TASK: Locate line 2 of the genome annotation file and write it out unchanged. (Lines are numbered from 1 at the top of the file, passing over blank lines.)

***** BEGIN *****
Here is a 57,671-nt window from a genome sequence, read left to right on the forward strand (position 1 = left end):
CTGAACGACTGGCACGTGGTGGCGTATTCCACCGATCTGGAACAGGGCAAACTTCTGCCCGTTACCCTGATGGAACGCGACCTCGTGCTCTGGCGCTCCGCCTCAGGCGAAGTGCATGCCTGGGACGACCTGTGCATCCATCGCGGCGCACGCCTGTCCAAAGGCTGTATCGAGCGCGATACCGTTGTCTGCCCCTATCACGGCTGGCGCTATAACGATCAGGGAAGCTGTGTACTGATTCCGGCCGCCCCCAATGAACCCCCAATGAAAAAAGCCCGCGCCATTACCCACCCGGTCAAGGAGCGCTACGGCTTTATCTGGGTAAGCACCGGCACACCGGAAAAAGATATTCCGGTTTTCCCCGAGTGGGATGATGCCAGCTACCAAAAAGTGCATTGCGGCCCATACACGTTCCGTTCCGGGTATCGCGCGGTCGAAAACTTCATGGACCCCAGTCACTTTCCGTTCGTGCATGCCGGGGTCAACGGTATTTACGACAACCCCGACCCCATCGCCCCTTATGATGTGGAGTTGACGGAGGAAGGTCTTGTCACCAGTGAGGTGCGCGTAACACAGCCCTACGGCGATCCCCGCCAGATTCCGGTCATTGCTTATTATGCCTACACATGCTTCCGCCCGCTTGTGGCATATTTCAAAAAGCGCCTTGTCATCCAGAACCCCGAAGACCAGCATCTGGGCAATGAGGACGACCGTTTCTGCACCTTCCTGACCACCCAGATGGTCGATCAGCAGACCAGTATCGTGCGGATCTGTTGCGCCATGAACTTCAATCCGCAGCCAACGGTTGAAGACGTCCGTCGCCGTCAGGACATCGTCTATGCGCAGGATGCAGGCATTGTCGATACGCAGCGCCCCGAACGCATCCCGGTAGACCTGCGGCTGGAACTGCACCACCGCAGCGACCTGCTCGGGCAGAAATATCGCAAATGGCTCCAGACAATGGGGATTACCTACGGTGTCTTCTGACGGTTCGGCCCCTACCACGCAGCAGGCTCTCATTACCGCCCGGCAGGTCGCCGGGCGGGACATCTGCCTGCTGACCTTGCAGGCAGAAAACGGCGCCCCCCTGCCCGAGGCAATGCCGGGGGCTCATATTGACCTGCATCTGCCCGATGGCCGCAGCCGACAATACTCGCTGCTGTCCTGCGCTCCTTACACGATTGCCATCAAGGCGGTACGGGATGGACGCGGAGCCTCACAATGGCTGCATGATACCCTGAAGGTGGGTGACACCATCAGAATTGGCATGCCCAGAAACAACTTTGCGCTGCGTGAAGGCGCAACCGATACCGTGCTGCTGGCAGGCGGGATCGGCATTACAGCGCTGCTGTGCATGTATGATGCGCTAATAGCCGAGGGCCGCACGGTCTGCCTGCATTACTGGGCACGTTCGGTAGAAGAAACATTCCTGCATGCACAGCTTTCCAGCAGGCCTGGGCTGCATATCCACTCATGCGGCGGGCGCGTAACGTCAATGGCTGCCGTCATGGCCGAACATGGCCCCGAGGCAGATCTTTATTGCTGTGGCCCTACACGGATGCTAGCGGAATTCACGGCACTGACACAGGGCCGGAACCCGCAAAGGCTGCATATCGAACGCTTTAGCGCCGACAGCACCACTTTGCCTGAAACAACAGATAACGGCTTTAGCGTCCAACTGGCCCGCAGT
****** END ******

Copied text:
CTGAACGACTGGCACGTGGTGGCGTATTCCACCGATCTGGAACAGGGCAAACTTCTGCCCGTTACCCTGATGGAACGCGACCTCGTGCTCTGGCGCTCCGCCTCAGGCGAAGTGCATGCCTGGGACGACCTGTGCATCCATCGCGGCGCACGCCTGTCCAAAGGCTGTATCGAGCGCGATACCGTTGTCTGCCCCTATCACGGCTGGCGCTATAACGATCAGGGAAGCTGTGTACTGATTCCGGCCGCCCCCAATGAACCCCCAATGAAAAAAGCCCGCGCCATTACCCACCCGGTCAAGGAGCGCTACGGCTTTATCTGGGTAAGCACCGGCACACCGGAAAAAGATATTCCGGTTTTCCCCGAGTGGGATGATGCCAGCTACCAAAAAGTGCATTGCGGCCCATACACGTTCCGTTCCGGGTATCGCGCGGTCGAAAACTTCATGGACCCCAGTCACTTTCCGTTCGTGCATGCCGGGGTCAACGGTATTTACGACAACCCCGACCCCATCGCCCCTTATGATGTGGAGTTGACGGAGGAAGGTCTTGTCACCAGTGAGGTGCGCGTAACACAGCCCTACGGCGATCCCCGCCAGATTCCGGTCATTGCTTATTATGCCTACACATGCTTCCGCCCGCTTGTGGCATATTTCAAAAAGCGCCTTGTCATCCAGAACCCCGAAGACCAGCATCTGGGCAATGAGGACGACCGTTTCTGCACCTTCCTGACCACCCAGATGGTCGATCAGCAGACCAGTATCGTGCGGATCTGTTGCGCCATGAACTTCAATCCGCAGCCAACGGTTGAAGACGTCCGTCGCCGTCAGGACATCGTCTATGCGCAGGATGCAGGCATTGTCGATACGCAGCGCCCCGAACGCATCCCGGTAGACCTGCGGCTGGAACTGCACCACCGCAGCGACCTGCTCGGGCAGAAATATCGCAAATGGCTCCAGACAATGGGGATTACCTACGGTGTCTTCTGACGGTTCGGCCCCTACCACGCAGCAGGCTCTCATTACCGCCCGGCAGGTCGCCGGGCGGGACATCTGCCTGCTGACCTTGCAGGCAGAAAACGGCGCCCCCCTGCCCGAGGCAATGCCGGGGGCTCATATTGACCTGCATCTGCCCGATGGCCGCAGCCGACAATACTCGCTGCTGTCCTGCGCTCCTTACACGATTGCCATCAAGGCGGTACGGGATGGACGCGGAGCCTCACAATGGCTGCATGATACCCTGAAGGTGGGTGACACCATCAGAATTGGCATGCCCAGAAACAACTTTGCGCTGCGTGAAGGCGCAACCGATACCGTGCTGCTGGCAGGCGGGATCGGCATTACAGCGCTGCTGTGCATGTATGATGCGCTAATAGCCGAGGGCCGCACGGTCTGCCTGCATTACTGGGCACGTTCGGTAGAAGAAACATTCCTGCATGCACAGCTTTCCAGCAGGCCTGGGCTGCATATCCACTCATGCGGCGGGCGCGTAACGTCAATGGCTGCCGTCATGGCCGAACATGGCCCCGAGGCAGATCTTTATTGCTGTGGCCCTACACGGATGCTAGCGGAATTCACGGCACTGACACAGGGCCGGAACCCGCAAAGGCTGCATATCGAACGCTTTAGCGCCGACAGCACCACTTTGCCTGAAACAACAGATAACGGCTTTAGCGTCCAACTGGCCCGCAGT